As flooding by the mighty Mississippi River and its tributaries spread further and further south last week, International Paper was one of thousands of companies affected. According to news reports, IP began shutting down its containerboard mill at Redwood, Mississippi, just north of Vicksburg, on 08 May.
Mill manager Tom Olstad is quoted as saying, “In light of the current flooding estimates, we are taking prudent measures to temporarily shut down the mill. Our first concern is the safety and well-being of our employees, as well as protecting the mill’s equipment and assets.”
Rail service to the mill had already been affected after Vicksburg had cut and removed some track for use in constructing a flood wall. Access to the mill was expected to be further diminished by road closures and flooding.
Further north, and several days earlier, New Page began a controlled shutdown of its coated freesheet mill in Wickliffe, Kentucky, situated near the Ohio and Mississippi rivers, because the flooding kept it from operating its wastewater treatment plant.
Unlike tornadoes, earthquakes, and tsunamis, this year’s flooding of the Mississippi River has been a prolonged event, giving persons downstream some opportunity to either avoid or prepare for the coming disaster. For some, of course, there was little they could do except leave.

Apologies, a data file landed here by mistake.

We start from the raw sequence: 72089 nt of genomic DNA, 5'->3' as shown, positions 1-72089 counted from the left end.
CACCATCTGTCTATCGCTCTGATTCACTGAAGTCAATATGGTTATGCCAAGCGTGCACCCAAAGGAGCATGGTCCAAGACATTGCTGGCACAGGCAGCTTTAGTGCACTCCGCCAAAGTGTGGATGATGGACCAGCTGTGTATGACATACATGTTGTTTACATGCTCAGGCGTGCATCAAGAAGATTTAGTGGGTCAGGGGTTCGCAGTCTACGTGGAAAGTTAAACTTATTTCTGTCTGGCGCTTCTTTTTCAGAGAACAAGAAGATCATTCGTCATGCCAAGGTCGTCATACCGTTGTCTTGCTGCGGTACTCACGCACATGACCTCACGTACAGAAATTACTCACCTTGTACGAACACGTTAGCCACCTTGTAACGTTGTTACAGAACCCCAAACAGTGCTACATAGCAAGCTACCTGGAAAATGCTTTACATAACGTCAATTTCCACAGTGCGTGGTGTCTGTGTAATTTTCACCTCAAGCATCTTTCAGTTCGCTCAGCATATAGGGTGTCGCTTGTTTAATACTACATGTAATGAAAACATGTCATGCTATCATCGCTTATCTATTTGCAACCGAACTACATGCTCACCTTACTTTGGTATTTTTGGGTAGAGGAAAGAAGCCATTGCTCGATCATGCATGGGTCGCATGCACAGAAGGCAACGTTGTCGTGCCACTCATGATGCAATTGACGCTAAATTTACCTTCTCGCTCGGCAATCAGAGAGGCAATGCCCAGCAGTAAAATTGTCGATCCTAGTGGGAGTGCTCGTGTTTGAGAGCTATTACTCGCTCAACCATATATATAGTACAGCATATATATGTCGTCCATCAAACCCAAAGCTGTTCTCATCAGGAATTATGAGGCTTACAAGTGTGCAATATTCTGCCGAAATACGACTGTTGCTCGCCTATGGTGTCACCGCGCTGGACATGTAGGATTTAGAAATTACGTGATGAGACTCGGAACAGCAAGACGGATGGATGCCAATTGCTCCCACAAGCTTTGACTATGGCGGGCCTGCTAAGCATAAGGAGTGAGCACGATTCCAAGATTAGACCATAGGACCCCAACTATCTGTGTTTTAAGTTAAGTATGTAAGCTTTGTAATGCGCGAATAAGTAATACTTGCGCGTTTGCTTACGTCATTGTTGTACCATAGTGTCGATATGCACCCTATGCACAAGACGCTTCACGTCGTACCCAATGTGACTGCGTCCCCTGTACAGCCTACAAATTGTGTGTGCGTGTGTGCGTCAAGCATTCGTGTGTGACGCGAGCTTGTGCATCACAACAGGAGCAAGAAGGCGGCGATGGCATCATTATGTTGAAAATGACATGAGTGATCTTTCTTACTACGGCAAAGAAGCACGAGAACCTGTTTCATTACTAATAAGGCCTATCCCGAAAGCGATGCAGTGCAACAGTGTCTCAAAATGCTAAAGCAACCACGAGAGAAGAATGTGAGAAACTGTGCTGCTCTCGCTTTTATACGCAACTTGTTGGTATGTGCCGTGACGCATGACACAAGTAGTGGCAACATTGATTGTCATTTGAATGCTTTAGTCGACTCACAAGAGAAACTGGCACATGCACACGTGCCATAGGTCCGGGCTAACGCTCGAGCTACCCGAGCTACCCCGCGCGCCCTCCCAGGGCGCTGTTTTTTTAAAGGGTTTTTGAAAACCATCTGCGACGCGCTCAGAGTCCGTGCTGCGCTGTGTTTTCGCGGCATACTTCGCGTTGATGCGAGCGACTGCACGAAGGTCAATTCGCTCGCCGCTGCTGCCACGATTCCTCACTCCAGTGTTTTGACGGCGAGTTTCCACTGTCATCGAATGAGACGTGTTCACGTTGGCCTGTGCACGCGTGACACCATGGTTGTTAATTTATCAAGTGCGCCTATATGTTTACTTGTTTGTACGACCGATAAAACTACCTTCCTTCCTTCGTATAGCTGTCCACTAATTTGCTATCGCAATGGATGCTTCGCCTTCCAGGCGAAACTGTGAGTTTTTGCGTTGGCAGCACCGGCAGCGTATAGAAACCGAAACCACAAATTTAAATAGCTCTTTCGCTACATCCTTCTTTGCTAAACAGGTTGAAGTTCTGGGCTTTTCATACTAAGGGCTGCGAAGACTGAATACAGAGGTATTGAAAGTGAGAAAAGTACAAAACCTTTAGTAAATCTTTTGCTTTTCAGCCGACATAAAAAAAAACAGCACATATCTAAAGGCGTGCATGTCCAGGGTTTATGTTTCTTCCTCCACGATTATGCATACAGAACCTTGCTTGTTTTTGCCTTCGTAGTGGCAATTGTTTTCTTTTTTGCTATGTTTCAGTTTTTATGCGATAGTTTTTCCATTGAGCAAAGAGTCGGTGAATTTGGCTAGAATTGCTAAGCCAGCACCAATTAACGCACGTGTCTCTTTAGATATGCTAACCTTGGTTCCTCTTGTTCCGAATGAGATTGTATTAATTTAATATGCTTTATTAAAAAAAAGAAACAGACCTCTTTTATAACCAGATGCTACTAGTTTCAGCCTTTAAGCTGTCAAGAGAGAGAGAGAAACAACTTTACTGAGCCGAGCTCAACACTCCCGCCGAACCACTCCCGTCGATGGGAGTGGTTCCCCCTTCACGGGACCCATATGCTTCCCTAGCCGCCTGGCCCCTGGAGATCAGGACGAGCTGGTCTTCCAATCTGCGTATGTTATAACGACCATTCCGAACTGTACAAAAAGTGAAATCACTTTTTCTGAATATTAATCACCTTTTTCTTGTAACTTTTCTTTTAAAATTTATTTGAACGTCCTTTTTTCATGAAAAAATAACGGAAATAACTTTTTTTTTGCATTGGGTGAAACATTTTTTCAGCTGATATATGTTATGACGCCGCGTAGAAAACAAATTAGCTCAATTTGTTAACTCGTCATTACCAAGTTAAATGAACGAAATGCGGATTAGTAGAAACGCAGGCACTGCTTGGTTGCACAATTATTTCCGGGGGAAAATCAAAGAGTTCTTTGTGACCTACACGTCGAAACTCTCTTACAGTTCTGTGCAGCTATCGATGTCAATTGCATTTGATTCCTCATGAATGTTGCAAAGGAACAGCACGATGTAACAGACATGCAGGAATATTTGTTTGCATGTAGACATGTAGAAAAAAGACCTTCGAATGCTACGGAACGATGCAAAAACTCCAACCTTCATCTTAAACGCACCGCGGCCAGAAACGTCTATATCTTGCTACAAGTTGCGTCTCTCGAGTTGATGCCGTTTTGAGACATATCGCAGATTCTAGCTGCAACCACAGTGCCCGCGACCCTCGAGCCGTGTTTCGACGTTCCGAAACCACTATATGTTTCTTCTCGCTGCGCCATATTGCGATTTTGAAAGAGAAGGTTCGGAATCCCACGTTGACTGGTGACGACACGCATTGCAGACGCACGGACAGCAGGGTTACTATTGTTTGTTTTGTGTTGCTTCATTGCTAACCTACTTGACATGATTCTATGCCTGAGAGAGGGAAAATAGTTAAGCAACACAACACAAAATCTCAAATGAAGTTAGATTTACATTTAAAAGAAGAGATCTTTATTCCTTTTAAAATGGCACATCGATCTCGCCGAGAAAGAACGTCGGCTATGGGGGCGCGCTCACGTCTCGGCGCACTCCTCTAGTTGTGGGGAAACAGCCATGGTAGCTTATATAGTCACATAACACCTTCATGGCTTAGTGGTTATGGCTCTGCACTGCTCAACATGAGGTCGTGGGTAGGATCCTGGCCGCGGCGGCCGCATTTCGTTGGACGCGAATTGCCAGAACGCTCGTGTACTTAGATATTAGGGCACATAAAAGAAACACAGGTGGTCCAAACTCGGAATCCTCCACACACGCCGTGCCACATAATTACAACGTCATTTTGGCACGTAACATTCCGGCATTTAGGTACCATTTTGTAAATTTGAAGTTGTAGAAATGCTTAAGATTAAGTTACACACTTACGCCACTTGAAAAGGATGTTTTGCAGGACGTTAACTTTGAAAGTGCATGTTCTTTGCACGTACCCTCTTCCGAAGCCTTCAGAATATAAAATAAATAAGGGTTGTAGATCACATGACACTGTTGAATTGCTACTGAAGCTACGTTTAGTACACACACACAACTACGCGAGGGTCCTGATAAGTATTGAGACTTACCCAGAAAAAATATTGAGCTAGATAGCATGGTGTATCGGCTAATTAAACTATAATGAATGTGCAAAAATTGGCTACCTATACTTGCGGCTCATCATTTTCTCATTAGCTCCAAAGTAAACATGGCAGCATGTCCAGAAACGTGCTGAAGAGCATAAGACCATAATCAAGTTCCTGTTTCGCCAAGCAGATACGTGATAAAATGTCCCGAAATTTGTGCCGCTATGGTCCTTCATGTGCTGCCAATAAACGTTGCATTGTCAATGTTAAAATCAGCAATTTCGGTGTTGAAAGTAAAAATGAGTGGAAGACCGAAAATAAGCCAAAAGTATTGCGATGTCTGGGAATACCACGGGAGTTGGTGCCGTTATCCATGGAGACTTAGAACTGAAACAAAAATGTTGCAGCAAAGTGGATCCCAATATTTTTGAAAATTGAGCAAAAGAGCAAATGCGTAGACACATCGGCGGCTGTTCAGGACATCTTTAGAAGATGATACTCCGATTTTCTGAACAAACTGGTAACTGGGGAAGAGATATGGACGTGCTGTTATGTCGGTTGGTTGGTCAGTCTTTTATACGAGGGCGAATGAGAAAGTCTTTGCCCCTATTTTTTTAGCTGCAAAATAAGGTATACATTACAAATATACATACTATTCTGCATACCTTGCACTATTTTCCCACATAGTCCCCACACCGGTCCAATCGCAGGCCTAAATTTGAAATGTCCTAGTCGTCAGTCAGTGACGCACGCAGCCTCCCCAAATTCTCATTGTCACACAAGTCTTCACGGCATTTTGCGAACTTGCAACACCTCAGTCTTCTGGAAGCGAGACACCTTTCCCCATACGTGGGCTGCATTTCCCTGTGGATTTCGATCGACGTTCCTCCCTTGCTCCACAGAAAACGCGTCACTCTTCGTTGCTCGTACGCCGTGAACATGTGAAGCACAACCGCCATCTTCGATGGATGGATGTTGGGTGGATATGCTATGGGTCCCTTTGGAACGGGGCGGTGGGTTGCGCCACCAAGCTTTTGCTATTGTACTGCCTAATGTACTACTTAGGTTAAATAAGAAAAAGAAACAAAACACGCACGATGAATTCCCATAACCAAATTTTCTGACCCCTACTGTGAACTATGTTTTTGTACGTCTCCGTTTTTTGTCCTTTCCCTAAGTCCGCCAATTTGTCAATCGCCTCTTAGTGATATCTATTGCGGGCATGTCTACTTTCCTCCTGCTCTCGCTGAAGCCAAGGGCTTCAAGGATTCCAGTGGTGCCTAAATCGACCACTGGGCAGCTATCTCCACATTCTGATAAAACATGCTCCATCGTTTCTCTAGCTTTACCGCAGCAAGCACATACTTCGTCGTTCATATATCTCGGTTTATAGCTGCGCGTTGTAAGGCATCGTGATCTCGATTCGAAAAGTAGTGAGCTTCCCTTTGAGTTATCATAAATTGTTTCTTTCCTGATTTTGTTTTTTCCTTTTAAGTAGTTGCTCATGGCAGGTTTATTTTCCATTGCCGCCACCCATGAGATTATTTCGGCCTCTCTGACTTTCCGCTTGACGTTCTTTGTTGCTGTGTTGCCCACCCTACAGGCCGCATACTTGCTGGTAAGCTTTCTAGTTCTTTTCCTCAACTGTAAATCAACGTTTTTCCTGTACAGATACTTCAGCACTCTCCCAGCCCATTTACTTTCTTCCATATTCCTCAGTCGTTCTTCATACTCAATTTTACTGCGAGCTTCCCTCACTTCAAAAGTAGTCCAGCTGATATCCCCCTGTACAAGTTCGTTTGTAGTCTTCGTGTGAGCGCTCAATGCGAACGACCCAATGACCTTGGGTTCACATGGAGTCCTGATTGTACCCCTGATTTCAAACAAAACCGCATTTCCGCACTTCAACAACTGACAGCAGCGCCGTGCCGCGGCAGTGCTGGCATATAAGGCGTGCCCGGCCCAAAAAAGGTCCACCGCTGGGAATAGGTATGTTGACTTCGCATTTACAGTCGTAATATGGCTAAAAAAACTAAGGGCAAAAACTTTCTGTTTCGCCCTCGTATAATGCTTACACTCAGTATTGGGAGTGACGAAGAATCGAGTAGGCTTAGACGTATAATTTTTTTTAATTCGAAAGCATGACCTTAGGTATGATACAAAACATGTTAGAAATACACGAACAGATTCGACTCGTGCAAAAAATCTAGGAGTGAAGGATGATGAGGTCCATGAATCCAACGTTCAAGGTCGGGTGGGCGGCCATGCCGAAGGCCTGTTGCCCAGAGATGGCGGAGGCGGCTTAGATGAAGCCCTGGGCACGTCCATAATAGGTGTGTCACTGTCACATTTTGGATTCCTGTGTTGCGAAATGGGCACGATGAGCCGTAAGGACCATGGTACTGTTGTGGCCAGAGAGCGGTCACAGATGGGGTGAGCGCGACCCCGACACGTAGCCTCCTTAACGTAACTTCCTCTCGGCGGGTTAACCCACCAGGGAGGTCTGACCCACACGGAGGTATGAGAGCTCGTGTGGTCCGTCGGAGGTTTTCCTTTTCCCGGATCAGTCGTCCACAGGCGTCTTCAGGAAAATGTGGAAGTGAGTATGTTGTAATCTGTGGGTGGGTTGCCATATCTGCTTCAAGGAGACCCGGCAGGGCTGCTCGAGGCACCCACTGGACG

The current flooding and recent tornadoes in the South remind us that we should never underestimate the power of nature nor assume we might not be affected. We can, however, anticipate such events and prepare for them.
While the safety of the manufacturing facility is a primary concern, natural disasters can significantly affect mill operations without causing structural damage at the site. Employees may be unable to report to work because of flooded roads or because they are dealing with the loss of their own homes. Supplies might become unavailable, again because roads are impassable or a supplier’s facility has been damaged; or you might be unable to deliver product because rail lines have been damaged or port facilities are inaccessible.
Disaster planning needs to include these secondary issues. Good planning includes anticipating likely events, identifying deficiencies and correcting them in advance, and determining steps to deal with disasters that might occur. Employees should receive scheduled training and practice in what actions to take at work and at home.
Situations can change quickly, of course, and likely will deviate in some way – large or small – from what was anticipated. So good planning also requires adaptability, quick reactions, and a bit of luck.